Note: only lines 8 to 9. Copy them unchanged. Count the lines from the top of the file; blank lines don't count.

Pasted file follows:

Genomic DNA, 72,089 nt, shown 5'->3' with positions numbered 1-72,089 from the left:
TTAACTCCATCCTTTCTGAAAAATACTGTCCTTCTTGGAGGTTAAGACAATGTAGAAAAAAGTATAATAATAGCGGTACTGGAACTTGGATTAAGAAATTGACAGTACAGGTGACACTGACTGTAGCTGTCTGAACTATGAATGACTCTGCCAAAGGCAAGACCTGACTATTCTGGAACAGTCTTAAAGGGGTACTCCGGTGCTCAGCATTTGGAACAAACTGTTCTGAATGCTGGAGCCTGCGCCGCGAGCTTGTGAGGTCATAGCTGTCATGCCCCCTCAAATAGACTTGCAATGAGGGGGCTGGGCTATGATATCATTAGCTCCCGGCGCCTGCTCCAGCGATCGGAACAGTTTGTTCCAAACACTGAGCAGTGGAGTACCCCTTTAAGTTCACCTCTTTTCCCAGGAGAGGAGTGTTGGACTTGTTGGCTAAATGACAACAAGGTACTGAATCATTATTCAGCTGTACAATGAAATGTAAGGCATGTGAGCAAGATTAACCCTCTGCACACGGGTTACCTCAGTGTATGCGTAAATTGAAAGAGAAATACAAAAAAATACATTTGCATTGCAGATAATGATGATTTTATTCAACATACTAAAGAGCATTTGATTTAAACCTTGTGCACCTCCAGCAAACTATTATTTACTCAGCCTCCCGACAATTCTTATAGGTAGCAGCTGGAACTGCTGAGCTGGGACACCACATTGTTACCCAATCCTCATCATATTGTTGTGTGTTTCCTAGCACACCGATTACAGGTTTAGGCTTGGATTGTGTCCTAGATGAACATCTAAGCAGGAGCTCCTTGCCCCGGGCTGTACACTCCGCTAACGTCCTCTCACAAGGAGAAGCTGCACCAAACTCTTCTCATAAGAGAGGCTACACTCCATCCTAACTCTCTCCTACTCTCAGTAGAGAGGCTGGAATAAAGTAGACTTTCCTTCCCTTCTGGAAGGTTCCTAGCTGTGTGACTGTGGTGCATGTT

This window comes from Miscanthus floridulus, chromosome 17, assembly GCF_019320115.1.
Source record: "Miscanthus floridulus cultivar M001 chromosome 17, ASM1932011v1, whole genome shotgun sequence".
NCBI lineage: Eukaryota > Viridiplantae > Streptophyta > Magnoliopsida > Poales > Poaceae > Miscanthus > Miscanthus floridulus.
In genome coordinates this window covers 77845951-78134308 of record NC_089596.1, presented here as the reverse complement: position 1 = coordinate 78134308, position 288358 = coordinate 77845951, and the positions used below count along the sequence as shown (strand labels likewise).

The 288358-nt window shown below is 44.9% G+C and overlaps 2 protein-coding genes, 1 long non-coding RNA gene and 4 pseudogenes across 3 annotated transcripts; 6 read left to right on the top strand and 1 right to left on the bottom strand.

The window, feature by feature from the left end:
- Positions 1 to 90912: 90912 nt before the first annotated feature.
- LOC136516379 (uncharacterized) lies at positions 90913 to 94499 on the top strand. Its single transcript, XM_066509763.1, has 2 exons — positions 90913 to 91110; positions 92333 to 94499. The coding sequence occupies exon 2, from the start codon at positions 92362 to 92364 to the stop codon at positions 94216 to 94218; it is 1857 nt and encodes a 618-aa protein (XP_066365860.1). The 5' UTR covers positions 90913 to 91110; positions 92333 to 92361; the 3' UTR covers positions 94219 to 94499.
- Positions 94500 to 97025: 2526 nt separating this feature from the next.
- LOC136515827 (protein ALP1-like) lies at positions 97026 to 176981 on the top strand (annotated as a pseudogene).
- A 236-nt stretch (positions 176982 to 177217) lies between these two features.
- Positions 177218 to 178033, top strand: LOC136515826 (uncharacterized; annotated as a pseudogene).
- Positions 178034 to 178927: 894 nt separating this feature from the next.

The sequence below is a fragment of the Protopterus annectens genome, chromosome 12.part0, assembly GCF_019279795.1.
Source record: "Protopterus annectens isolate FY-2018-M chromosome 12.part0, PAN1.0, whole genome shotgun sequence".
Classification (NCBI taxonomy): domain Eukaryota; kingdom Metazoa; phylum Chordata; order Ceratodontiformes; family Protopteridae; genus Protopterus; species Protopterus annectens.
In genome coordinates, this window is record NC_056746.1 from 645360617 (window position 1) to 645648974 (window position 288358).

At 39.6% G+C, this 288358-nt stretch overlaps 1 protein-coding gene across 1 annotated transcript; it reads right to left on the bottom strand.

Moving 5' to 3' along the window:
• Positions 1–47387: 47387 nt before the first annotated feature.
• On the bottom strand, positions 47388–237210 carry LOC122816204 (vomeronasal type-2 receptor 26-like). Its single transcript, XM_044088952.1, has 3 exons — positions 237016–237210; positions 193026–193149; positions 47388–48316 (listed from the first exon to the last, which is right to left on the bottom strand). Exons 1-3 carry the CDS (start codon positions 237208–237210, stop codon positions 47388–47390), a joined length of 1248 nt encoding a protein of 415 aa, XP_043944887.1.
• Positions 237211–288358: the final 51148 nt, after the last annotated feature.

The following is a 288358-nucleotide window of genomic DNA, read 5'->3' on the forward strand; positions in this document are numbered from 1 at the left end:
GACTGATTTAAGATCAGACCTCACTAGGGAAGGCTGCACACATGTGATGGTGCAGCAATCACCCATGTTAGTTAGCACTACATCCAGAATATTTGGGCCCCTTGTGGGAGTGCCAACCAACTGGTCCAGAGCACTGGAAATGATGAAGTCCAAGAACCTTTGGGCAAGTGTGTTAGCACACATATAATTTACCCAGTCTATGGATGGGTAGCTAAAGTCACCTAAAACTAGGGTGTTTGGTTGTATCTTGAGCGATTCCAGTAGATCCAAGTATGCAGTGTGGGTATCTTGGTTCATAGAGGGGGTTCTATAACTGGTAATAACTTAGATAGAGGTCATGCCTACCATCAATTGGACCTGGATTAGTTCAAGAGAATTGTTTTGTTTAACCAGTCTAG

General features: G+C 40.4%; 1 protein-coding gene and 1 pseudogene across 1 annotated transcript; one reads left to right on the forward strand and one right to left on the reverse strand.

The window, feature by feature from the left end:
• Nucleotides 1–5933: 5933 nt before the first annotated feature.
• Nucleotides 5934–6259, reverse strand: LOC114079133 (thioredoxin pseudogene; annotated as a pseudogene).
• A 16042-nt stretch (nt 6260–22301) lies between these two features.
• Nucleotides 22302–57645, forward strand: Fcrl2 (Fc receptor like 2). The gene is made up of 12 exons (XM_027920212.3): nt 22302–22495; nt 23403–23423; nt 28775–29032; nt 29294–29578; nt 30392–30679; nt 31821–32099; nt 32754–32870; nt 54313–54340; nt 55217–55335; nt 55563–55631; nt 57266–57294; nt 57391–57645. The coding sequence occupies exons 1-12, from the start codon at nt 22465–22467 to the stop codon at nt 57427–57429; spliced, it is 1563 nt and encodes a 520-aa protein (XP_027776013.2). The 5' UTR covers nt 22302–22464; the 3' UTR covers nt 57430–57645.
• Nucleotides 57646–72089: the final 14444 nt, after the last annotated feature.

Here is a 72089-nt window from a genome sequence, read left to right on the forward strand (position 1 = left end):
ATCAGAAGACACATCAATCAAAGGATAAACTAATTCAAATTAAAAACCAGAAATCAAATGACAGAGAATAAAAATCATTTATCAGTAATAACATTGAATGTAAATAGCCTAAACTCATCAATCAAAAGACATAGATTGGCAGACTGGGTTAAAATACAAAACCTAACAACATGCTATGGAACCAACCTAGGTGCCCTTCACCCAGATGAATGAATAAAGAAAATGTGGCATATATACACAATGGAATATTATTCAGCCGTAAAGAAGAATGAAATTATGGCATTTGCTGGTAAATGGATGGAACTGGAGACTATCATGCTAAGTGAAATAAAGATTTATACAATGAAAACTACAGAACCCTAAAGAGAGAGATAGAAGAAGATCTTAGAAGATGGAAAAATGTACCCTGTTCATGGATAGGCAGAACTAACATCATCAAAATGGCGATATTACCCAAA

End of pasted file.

The window, feature by feature from the left end:
- Positions 1 to 90912: 90912 nt before the first annotated feature.